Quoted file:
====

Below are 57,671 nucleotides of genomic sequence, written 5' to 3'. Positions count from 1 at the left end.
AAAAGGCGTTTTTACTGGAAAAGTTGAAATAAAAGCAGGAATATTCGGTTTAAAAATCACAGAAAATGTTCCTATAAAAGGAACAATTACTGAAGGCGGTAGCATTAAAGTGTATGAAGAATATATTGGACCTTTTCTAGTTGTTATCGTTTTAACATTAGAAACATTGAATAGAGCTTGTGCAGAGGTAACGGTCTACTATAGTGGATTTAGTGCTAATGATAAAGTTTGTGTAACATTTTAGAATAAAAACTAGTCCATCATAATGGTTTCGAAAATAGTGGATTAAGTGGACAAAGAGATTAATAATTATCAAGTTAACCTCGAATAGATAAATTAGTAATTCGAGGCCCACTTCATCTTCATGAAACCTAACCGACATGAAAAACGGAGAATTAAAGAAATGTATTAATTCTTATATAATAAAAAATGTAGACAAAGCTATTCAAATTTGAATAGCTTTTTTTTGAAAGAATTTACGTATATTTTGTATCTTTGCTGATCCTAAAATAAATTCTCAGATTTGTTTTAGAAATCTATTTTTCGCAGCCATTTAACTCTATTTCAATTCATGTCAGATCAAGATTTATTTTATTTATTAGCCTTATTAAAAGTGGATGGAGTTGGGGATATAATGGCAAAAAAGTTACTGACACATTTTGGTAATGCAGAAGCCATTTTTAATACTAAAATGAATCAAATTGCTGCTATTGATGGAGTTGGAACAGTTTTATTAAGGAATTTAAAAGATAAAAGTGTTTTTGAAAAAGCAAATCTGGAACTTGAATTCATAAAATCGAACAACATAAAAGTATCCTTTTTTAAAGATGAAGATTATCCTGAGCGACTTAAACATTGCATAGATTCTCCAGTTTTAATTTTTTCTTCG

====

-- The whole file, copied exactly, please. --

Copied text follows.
Below are 57,671 nucleotides of genomic sequence, written 5' to 3'. Positions count from 1 at the left end.
AAAAGGCGTTTTTACTGGAAAAGTTGAAATAAAAGCAGGAATATTCGGTTTAAAAATCACAGAAAATGTTCCTATAAAAGGAACAATTACTGAAGGCGGTAGCATTAAAGTGTATGAAGAATATATTGGACCTTTTCTAGTTGTTATCGTTTTAACATTAGAAACATTGAATAGAGCTTGTGCAGAGGTAACGGTCTACTATAGTGGATTTAGTGCTAATGATAAAGTTTGTGTAACATTTTAGAATAAAAACTAGTCCATCATAATGGTTTCGAAAATAGTGGATTAAGTGGACAAAGAGATTAATAATTATCAAGTTAACCTCGAATAGATAAATTAGTAATTCGAGGCCCACTTCATCTTCATGAAACCTAACCGACATGAAAAACGGAGAATTAAAGAAATGTATTAATTCTTATATAATAAAAAATGTAGACAAAGCTATTCAAATTTGAATAGCTTTTTTTTGAAAGAATTTACGTATATTTTGTATCTTTGCTGATCCTAAAATAAATTCTCAGATTTGTTTTAGAAATCTATTTTTCGCAGCCATTTAACTCTATTTCAATTCATGTCAGATCAAGATTTATTTTATTTATTAGCCTTATTAAAAGTGGATGGAGTTGGGGATATAATGGCAAAAAAGTTACTGACACATTTTGGTAATGCAGAAGCCATTTTTAATACTAAAATGAATCAAATTGCTGCTATTGATGGAGTTGGAACAGTTTTATTAAGGAATTTAAAAGATAAAAGTGTTTTTGAAAAAGCAAATCTGGAACTTGAATTCATAAAATCGAACAACATAAAAGTATCCTTTTTTAAAGATGAAGATTATCCTGAGCGACTTAAACATTGCATAGATTCTCCAGTTTTAATTTTTTCTTCG